Little Snowshoes

Like it or not, winter has set in for the duration. I hope you do like it, since it will be here for at least another two months!  There are two great things to do in winter when you live in the forest.  One is to cozy up by the fire to read, and the other is to get out and enjoy the snow.  This month I was reading over some notes I made more than 20 years ago when my daughter was young.  Decades later and living in Ottawa, she still loves to be out in the snow every chance she gets.  Here is a story of how she came to love winter:

Having a three-year-old around sure makes it easier to enjoy the snow. That is, after a 10-minute fight to get her snowsuit on. Our daughter absolutely loves the outdoors. The deeper the snow, the better!

Last year we bought the smallest pair of snowshoes in the store for her. At two, she could only wear one at a time, because they were bigger than she was. It was easy to see where she had walked; her tracks in the snow were strange indeed. But she had fun, and that’s what counts.

This year she is bigger than the ’shoes. She wears both at the same time and walks around as comfortably as a duck in sand. Her first couple of times out were just around the yard before the snow got very deep. She concentrated very hard, watching each snowshoe move forward, making sure she didn’t step on the other one.

Our first big snowshoe expedition was on the lake. Walking is easy because there are no hills to go up or down. Once we got to the shore on the far side, though, she had second thoughts about continuing. From her viewpoint of 37 inches, the shoreline hill looked impassable. But with a lot of encouragement from me and a helping hand, she was soon following my tracks through the woods.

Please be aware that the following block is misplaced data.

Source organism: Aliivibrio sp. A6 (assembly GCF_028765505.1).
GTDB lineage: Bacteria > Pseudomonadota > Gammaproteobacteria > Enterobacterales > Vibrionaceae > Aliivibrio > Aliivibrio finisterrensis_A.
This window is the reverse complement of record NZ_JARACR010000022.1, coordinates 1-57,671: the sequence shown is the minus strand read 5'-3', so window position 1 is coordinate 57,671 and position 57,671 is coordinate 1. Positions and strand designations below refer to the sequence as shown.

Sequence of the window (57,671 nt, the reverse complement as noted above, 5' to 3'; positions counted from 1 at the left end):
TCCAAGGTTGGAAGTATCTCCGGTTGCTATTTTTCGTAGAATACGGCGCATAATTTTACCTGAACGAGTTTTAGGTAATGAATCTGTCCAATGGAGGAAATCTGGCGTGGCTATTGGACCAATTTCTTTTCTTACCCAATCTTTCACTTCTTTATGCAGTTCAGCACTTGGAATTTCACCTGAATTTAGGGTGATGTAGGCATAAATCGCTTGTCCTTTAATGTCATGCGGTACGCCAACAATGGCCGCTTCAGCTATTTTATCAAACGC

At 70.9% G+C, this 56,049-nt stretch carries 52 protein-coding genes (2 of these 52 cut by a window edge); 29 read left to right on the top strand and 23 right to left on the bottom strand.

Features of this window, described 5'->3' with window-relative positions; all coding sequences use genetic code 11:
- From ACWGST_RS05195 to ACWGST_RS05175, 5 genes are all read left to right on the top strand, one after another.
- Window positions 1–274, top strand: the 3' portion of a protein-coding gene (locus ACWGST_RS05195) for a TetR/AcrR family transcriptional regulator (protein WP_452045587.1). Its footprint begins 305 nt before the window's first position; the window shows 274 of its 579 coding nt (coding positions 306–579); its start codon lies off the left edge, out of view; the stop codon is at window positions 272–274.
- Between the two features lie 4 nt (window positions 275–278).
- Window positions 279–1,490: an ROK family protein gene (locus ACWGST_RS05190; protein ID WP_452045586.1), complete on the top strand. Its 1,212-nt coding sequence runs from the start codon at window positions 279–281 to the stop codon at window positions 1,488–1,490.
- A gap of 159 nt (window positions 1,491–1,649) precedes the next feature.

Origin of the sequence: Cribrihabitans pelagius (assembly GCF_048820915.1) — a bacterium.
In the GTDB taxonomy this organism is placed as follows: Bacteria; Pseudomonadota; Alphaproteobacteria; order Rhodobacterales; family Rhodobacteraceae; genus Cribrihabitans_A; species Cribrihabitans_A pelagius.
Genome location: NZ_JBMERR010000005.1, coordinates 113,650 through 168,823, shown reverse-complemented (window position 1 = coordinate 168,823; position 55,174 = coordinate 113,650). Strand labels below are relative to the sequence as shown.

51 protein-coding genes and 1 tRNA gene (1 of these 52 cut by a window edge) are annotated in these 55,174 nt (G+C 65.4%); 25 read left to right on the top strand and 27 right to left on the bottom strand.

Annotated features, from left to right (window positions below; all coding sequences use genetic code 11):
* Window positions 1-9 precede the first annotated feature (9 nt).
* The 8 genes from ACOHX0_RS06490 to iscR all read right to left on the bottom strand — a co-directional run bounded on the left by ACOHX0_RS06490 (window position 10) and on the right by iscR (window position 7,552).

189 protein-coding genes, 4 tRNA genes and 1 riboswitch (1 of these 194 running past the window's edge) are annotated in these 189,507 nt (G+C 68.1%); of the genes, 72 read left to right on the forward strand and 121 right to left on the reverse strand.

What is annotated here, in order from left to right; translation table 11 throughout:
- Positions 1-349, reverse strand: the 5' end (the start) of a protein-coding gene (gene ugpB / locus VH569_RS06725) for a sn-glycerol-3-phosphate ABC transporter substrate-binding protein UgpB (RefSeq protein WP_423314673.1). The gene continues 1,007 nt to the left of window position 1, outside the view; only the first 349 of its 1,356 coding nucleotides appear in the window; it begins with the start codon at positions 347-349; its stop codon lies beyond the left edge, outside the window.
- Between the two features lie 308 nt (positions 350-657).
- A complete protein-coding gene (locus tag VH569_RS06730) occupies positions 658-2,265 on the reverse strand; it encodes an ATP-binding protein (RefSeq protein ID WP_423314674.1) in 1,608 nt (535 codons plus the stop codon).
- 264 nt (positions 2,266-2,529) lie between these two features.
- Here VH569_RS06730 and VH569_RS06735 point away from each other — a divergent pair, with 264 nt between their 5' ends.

Downhills looked even scarier than the ups to our daughter. She sat to slide down the first hill (one foot drop over three feet running). On the next hill I gave her a hand again. That was all she needed to gain confidence. By the time our trail curved around toward home again, she was in the lead. Now I followed in her tracks.

For little kids, wintertime is pure joy. Bundled up in layer upon layer of warm clothing, they throw themselves into the snow. They run, jump, roll, and crawl through the stuff. And when they get tired, they just lay down were they are for a two-minute rest. The really nice thing about a kid’s joy of winter is that it is contagious.

I followed our daughter home as we snowshoed across the lake. The cabin was only a hundred yards away from where we came out of the woods. I asked her if she wanted to go home, or if she would like to snowshoe for a while longer. She opted to go home. So I said, “OK, I’ll keep following you.”

She walked happily along, looking back now and then to be sure I was following her tracks. Two minutes later, we were further from the cabin than before. I asked if she knew which way was home, to which she replied, “Yes, it’s this way,” pointing directly opposite the cabin.

I said, “But I can see our cabin right over there!”  To which she replied, “Yes, but the trail goes this way.” And indeed it did. The ‘trail’ went this way and that, and around again but not quite. Whenever we came close to crossing our own trail, she turned again.

I think as adults, we too often take the shortest distance between any two points. We miss out on the freedom of making our own way. Our children have a lot to teach us about the joy of just being outside.

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